Driving through the countryside in South Africa is an interesting experience. Whenever we drive from Port Elizabeth to Grahamstown we see monkeys crossing the road in front of us. There have been times when I have braked to avoid running over one and have swerved slightly to avoid one. Yesterday, I swerved to miss a tortoise crossing the road. On occasion we see a monkey at the roadside looking as if he wants to cross the road. He either darts across the road at full speed or stays still.
Usually it’s goats that align the road, are standing on it or crossing. In the townships donkeys roam free but they have learned to keep to the sides of the road. Here in Grahamstown cows have free range throughout the town and have the right of way. Drivers pause to let cows cross the streets or slowly drive around or through them. It’s an interesting experience making way for cows. I asked a Xosha African, “Who owns the cows roaming in the township?” He said they belong to certain families. I asked, “Doesn’t one ever get butchered by someone in the night?”
He said "No. Such a thief would be killed, so it doesn’t happen. The Xosha people have respect for cattle and ownership as do other tribes."
In the townships there are many dogs, most of them skinny through malnourishment. In fact, most Colored and White Afrikanse families own a dog for protection. Besides a dog, there are iron bars on their windows and iron bars on front and back doors. The homes of these people are quite fortified. In a way, it’s almost like the wild west days in America, as depicted by Hollywood movies, where homesteaders break a window in their log cabin to shoot at attacking Indians or bad guys. The gated communities are surrounded by 7-8' brick walls with five strands of electric wire running atop, a warning to intruders: “Stay out, or be electrocuted!” However, despite these precautions, break-ins are common, usually when the owners are away.
It’s surprising to me the number of White Afrikaans who go barefoot in the stores and on the streets, especially young kids, teenagers, and even adults. I have yet to see a single Black African
walk barefoot down town in stores or on streets. You would think it would be the other way round, but this is not the case.
The African women have wonderful hairdos, many intricate styles, even with teenage girls and younger. I have asked women how long it took to do their hair and answers ranged from two hours to half a day. With little girls it can take longer as they can’t sit still for long and need breaks to run around and play.
There are African women who are beautifully dressed in bright colored dresses. You see them every day in town, many with head wraps, fabric hats, and headdresses. Some wear elaborate woven hats with beadwork attached. They are quite striking in appearance.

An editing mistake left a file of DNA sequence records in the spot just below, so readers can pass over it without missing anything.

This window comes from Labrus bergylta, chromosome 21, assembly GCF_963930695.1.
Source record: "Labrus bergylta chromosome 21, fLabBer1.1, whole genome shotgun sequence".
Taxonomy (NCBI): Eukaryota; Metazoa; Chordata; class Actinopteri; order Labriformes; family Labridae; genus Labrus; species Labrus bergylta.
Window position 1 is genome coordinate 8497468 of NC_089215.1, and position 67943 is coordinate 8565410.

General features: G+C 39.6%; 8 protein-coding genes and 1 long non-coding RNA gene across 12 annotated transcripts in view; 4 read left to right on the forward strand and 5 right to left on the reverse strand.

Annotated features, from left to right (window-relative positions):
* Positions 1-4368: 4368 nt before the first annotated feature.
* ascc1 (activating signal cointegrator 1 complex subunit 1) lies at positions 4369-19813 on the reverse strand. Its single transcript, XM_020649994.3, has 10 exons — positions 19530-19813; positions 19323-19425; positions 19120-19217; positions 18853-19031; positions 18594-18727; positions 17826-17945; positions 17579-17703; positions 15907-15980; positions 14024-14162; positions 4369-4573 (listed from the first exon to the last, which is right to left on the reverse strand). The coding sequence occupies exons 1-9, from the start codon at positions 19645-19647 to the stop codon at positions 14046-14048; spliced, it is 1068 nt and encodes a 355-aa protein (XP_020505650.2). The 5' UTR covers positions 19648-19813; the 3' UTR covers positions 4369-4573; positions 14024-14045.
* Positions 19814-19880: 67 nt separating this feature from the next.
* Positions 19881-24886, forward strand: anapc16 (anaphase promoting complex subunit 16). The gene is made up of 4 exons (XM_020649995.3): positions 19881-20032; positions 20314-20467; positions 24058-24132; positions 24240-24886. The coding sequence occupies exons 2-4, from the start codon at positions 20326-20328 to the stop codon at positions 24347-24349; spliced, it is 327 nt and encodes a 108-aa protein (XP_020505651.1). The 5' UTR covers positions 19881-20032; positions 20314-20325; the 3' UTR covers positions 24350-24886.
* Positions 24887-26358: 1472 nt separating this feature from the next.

One thing that is picturesque are the uniforms worn by members of African churches. Each church has its own uniform. There is a street in the Grahamstown township called Church Street because it is aligned with five different churches: Apostolic, Baptist, Methodist, Congregational, and Seven Day Adventist. As I drive along this street on Sundays I see members emerging from their churches wearing their respective church uniform. It’s an attractive sight.
Women wear long dresses or skirts, blouses and hats. Men wear shirts and ties and some wear coats. Boys and girls wear assorted Sunday best. Despite poverty and living in shacks and small sub standard cubicle houses, efforts to look their best for church are most commendable. The pastor is dressed in a suit; some pastors wear a robe.
One church, and I’m not sure their denomination, the women wear blue and white dresses with a blue nurses hat. Another denomination the women wear red dresses with a hat. There’s one church with women wearing brown skirts, white blouses and assorted hats. There’s also a church where women have a small short cape attached to their uniform somewhat resembling a sailor. These church goers look good and spiffy and are a nice sight to see on the streets on Sundays.
South Africa is a very interesting country. I like it here. There’s all kinds of food in the grocery stores, the fruit juices are excellent with many varieties, the bakeries are excellent, and there are several kinds of meat reflecting the different African animals. Of course the animal parks are always worth a visit, and being Port Elizabeth is by the sea, there is ample seafood. The culture is interesting, and just as Ron enjoys driving his UTA bus, I enjoy driving our 2011 Nissan Tida all over the place. As for our Church, the work goes forward, the young missionaries are very dedicated, and the members of wards and branches are warm and friendly. It’s enjoyable to mingle with them and contribute to the Lord’s work.